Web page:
National

Two Oi reactors clear regulator safety review, paving way for restart

Kyodo

The Nuclear Regulation Authority formally confirmed Wednesday that two reactors on the Sea of Japan have met safety standards, paving the way for their restart as early as this fall.

The authority gave final approval to a report submitted by Kansai Electric Power Co. on the Nos. 3 and 4 reactors at the Oi plant in Fukui Prefecture, bringing the number of reactors that have met the standards introduced after the 2011 nuclear accident at the Fukushima No. 1 plant to 12 at six power stations.

For the restart, Kansai Electric still has to pass on-site, pre-operational reviews by the authority and obtain approval from the Fukui Prefectural Government.

The utility said in a statement it will “make utmost effort for the early restart of nuclear plants whose safety has been confirmed by gaining the understanding of local residents.”

Although the government of Prime Minister Shinzo Abe has promoted the restart of reactors, most remain offline amid safety concerns of local residents following the 2011 nuclear disaster triggered by a massive earthquake and tsunami.

The nuclear safety watchdog gave the green light to the restart of the reactors despite a pending lawsuit filed by local residents seeking to block the resumption of operations. Kansai Electric has appealed a Fukui District Court ruling in 2014 that banned it from running the two reactors due to safety concerns.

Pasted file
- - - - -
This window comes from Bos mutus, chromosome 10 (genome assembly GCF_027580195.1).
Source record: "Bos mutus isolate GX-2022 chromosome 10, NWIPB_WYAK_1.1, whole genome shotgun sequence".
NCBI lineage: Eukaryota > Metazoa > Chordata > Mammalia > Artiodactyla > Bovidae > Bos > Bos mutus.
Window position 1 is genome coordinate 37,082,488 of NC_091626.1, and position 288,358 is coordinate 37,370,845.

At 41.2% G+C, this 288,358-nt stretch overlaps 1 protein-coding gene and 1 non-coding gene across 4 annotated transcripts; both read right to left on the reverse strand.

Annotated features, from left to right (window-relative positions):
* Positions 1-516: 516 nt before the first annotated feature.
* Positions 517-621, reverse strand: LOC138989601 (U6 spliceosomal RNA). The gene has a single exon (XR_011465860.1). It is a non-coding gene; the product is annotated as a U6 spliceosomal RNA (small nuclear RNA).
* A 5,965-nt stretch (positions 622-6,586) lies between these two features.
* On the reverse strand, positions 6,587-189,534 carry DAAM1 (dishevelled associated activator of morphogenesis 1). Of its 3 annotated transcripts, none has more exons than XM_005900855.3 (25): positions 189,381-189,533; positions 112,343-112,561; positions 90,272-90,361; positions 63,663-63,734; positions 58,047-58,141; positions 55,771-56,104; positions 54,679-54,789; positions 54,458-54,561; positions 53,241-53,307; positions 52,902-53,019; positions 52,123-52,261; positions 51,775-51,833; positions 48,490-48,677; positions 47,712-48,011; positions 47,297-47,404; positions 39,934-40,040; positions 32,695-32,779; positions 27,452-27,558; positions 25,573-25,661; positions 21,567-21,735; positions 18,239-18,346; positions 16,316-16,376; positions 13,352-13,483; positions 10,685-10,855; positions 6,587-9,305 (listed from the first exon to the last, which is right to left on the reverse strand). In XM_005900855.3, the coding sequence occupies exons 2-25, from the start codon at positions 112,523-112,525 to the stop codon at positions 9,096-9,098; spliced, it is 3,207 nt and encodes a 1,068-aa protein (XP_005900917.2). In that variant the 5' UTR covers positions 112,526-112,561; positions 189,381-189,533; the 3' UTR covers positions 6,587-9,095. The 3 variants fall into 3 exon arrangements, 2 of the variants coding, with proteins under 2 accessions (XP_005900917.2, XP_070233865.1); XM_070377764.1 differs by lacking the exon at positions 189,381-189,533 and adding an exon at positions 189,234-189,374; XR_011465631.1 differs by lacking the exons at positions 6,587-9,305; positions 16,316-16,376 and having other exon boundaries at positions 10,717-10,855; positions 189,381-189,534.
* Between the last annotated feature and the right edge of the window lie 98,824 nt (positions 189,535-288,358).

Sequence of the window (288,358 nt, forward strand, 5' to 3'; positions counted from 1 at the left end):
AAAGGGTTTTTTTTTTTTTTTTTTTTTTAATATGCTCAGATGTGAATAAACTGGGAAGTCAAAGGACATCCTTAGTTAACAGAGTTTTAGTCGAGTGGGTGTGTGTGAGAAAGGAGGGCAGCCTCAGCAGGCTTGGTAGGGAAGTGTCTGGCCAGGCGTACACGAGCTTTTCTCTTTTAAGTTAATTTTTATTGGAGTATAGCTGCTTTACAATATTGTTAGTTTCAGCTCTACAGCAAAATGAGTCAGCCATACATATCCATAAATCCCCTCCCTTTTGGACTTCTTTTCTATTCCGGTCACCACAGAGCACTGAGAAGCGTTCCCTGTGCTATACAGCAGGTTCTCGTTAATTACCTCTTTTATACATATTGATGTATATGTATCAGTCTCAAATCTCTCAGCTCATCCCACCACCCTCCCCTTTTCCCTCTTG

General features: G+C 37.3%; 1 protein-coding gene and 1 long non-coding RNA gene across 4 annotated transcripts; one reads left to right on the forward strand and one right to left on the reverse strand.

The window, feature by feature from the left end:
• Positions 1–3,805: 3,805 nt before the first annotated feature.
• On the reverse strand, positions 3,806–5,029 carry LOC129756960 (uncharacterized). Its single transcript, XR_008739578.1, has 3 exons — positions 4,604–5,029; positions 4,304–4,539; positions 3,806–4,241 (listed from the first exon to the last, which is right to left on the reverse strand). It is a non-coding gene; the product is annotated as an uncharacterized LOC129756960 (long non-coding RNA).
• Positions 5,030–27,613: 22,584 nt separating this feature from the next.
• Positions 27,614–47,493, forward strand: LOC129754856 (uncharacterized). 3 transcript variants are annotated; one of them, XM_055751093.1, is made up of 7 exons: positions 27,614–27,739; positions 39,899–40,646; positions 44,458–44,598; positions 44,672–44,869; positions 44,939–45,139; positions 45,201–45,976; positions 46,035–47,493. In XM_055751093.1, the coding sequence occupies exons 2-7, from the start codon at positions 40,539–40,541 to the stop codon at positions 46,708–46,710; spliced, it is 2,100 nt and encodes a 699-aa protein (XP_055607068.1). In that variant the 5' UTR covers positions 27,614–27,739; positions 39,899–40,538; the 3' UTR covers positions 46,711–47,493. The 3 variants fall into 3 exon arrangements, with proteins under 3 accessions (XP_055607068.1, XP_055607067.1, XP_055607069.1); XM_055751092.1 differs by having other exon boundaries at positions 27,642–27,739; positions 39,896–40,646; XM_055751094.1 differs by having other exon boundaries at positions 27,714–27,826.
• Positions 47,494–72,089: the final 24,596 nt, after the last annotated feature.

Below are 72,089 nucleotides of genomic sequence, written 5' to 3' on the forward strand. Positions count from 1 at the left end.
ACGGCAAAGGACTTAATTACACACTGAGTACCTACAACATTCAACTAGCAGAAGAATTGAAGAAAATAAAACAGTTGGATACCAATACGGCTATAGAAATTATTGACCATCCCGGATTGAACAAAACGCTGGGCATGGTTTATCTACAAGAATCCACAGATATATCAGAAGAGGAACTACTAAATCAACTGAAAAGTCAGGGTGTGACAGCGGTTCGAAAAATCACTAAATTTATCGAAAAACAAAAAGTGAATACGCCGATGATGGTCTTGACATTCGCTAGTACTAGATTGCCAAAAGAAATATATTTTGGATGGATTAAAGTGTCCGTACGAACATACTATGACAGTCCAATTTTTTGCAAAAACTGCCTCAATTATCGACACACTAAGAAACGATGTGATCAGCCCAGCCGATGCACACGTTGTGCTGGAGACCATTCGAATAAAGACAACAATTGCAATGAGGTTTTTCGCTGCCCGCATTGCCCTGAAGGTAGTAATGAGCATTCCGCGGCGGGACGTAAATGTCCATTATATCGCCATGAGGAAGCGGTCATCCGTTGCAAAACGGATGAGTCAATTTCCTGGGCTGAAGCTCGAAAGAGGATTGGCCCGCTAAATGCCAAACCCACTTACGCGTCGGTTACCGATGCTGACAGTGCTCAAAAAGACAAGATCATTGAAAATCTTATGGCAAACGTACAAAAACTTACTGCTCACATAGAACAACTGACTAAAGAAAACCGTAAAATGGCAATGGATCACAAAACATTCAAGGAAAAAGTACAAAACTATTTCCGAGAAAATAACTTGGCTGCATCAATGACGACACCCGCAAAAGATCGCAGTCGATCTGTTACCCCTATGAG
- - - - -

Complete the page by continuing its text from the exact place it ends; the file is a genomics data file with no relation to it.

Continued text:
Seismologist Kunihiko Shimazaki, a former commissioner of the NRA, has warned that the authority may have underestimated quake hazards at the Oi plant.

Kansai Electric applied for the screening of the two reactors at the Oi plant in July 2013. With Wednesday’s approval, all of its seven nuclear reactors at three power stations for which the utility has sought screening have cleared the safety standards.

Of the seven, the No. 4 reactor at Takahama plant in Fukui restarted operation on May 17, while the No. 3 reactor of the same plant is expected to get back online in early June.

Taizo Mikazuki, the governor of neighboring Shiga Prefecture, said in a statement: “Considering that the people of Shiga are still deeply worried about the safety of the nuclear plant, conditions are not set for us to accept its restart.” Mikazuki said the central government and Kansai Electric should take strict safety measures and are responsible for offering proper explanations to alleviate concerns.